- Hundreds of scientists have suggested that the Covid-19 pandemic may be airborne
- The scientists have written to the World Health Organisation asking them to revise their recommendations
- So far the virus is believed to spread through droplets from the nose or mouth when a person speaks or coughs
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The Covid-19 pandemic seems to only be going from bad worse. More than 200 scientists have written to the World Health Organization (WHO) saying the novel coronavirus that causes Covid-19 pandemic is airborne.
The New York Times reported that scientists say there is evidence that novel coronavirus in smaller particles in the air can infect people and are calling for the WHO to revise recommendations.
The WHO has said the Covid-19 disease spreads primarily from person to person through small droplets from the nose or mouth, which are expelled when a person with Covid-19 coughs, sneezes or speaks.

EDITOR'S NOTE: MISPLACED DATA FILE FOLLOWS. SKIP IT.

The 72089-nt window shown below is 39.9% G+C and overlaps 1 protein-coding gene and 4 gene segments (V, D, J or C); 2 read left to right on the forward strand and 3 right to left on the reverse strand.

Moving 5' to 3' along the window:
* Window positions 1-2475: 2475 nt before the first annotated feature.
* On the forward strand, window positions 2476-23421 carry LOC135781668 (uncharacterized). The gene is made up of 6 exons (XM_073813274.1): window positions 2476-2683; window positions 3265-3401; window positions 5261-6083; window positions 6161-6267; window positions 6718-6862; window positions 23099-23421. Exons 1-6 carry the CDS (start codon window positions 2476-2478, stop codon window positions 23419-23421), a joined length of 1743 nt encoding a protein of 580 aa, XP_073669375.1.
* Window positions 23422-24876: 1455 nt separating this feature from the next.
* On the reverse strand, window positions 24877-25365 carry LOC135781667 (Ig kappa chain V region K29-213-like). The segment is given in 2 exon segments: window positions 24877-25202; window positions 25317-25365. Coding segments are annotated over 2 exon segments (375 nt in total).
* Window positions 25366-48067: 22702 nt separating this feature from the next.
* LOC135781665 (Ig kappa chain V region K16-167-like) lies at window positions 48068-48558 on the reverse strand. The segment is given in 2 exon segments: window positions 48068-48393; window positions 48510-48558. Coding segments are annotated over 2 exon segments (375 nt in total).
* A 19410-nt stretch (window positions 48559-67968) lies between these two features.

READ ALSO: Covid-19 update: Gauteng denies seeking hard lockdown, schools reopen
In an open letter to the organisation, set to be published in a scientific journal next week, 239 scientists in 32 countries outlined the evidence showing smaller particles can infect people.
Briefly.co.za reported that South Africa;s top scientist, Professor Shabir Madhi, said the contributing factor to Gauteng's rising Covid-19 cases is the actions of people not wearing masks in public and only wearing them inside malls.
The organisation has reportedly not responded to the letter yet.
WHO spokesperson Tarik Jesarevic said in an email:
"We are aware of the article and are reviewing its contents with our technical experts."
Whether carried by large droplets that zoom through the air after a sneeze, or by much smaller exhaled droplets that may glide the length of a room, the Covid-19 virus is borne through air and can infect people when inhaled, the scientists said IOL.
However, the health agency said the evidence for the virus being airborne was not convincing, according to the New York Times.
WHO Director-General Dr Tedros Adhanom Ghebreyesus recently warned that the coronavirus pandemic is far from over and criticised many countries for not carrying out contact tracing.
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